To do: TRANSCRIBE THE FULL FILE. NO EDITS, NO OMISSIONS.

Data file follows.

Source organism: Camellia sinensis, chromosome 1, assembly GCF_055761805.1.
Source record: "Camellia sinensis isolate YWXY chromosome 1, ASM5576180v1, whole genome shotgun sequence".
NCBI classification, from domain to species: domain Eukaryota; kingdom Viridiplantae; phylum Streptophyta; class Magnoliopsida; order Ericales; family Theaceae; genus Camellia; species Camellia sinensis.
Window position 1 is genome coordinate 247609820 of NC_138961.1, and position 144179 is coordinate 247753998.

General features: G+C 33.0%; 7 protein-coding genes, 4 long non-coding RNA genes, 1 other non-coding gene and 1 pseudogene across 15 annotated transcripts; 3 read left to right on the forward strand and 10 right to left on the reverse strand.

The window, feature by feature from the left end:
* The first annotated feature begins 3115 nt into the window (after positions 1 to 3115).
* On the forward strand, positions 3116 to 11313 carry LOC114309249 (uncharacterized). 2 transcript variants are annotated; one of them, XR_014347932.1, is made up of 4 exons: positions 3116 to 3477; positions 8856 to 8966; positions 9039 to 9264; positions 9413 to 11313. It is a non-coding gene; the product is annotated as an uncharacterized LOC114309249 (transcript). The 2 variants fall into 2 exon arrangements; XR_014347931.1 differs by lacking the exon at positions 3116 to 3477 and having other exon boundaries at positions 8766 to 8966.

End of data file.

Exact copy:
Source organism: Camellia sinensis, chromosome 1, assembly GCF_055761805.1.
Source record: "Camellia sinensis isolate YWXY chromosome 1, ASM5576180v1, whole genome shotgun sequence".
NCBI classification, from domain to species: domain Eukaryota; kingdom Viridiplantae; phylum Streptophyta; class Magnoliopsida; order Ericales; family Theaceae; genus Camellia; species Camellia sinensis.
Window position 1 is genome coordinate 247609820 of NC_138961.1, and position 144179 is coordinate 247753998.

General features: G+C 33.0%; 7 protein-coding genes, 4 long non-coding RNA genes, 1 other non-coding gene and 1 pseudogene across 15 annotated transcripts; 3 read left to right on the forward strand and 10 right to left on the reverse strand.

The window, feature by feature from the left end:
* The first annotated feature begins 3115 nt into the window (after positions 1 to 3115).
* On the forward strand, positions 3116 to 11313 carry LOC114309249 (uncharacterized). 2 transcript variants are annotated; one of them, XR_014347932.1, is made up of 4 exons: positions 3116 to 3477; positions 8856 to 8966; positions 9039 to 9264; positions 9413 to 11313. It is a non-coding gene; the product is annotated as an uncharacterized LOC114309249 (transcript). The 2 variants fall into 2 exon arrangements; XR_014347931.1 differs by lacking the exon at positions 3116 to 3477 and having other exon boundaries at positions 8766 to 8966.